Middle East studies in the News
Outrage After Dartmouth Appoints Israel Boycotter as Head of Faculty
The pro-Israel community at Dartmouth College is reeling following a decision by school leadership to appoint as their new head of faculty a leading supporter of the movement to boycott Israel and Jewish academics.
Dartmouth President Phil Hanlon is facing criticism following his recent decision to appoint Native American studies Professor Bruce Duthu—a leading supporter of the anti-Israel Boycott, Sanctions, and Divestment movement, or BDS—as Dartmouth's dean of faculty.
Dartmouth, which declined Washington Free Beacon requests to comment on the matter, has come under criticism from the pro-Israel community, including within the school's own staff, for elevating Duthu to a post of prominence. Duthu's vocal support for boycotts of Israeli academics and efforts to lead the charge in the BDS movement is dangerous, these individuals argue, and anathema to academic freedom.
The appointment also has renewed fear within the campus pro-Israel community given Dartmouth's anti-Semitic past, which included the active "Christianization of its students"
While pro-Israel faculty members spent weeks petitioning Dartmouth's leadership about Duthu's support for the BDS movement—which included co-authoring a leading BDS document backing the boycott of Israeli academic institutions—President Hanlon moved forward with the decision, prompting some to go public with their concerns.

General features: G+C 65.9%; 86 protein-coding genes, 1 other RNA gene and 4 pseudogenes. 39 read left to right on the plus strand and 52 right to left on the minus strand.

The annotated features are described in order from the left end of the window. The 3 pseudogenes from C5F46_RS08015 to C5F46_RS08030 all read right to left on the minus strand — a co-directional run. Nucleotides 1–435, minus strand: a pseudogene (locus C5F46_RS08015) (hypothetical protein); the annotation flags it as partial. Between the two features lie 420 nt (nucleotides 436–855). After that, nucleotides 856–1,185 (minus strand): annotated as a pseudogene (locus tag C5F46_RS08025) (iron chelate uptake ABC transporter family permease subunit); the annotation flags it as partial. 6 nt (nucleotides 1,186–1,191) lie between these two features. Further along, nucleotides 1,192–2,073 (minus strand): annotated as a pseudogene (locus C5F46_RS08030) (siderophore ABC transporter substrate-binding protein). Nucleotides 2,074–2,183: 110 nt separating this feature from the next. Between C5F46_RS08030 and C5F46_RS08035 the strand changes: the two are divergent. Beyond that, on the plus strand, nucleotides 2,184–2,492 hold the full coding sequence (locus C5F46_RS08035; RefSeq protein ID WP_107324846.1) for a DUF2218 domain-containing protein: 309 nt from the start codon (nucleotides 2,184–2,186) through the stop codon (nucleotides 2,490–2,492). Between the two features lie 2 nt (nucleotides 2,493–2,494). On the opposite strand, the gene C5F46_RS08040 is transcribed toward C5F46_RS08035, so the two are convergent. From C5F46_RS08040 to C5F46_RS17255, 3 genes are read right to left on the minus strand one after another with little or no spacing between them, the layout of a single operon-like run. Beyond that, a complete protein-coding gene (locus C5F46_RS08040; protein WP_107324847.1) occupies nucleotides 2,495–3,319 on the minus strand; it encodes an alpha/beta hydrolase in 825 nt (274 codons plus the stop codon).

Dartmouth economics professor Alan Gustman sent a faculty-wide email last week expressing his concern over Duthu's anti-Israel activism and the college leadership's apathetic response to these fears.
Dartmouth's top faculty member should not be an individual who is opposed to working with Israeli academics based on their national origin, Gustman argues.
"In view of Dartmouth's anti-Semitic history and Professor Duthu's endorsement of the anti-Semitic BDS document, Dartmouth must not simply appoint Duthu to the position of Dean of the Faculty and ignore the implications of that appointment," Gustman wrote. "Professor Duthu should either publicly disavow the full ramifications of the BDS positions he has publicly endorsed, or resign his position as Dean and return to his faculty position where expression of these views is sanctioned as academic freedom, but is not representative of Dartmouth College or its faculty."
Duthu "cannot, without contradiction, 1) assure council signers of the NAISA document and holders of their position of his support for action to boycott Israeli academic institutions, and at the same time 2) administer his job as Dean of the Faculty, while assuring Dartmouth that he will not take such action," Gustman wrote. "Given its history, Dartmouth cannot turn a blind eye to this contradiction. These issues must be directly and publicly addressed by the Dean, the President, and by the Board. Papering over hypocrisy and prejudice is no way to run an Ivy League College administration."
When asked to comment on the issue, a Dartmouth spokesman told the Free Beacon, "Thank you for the opportunity, but we are going to decline."
Dartmouth's silence on the BDS controversy has raised charges of hypocrisy, given the college's opposition to President Donald Trump's immigration policies.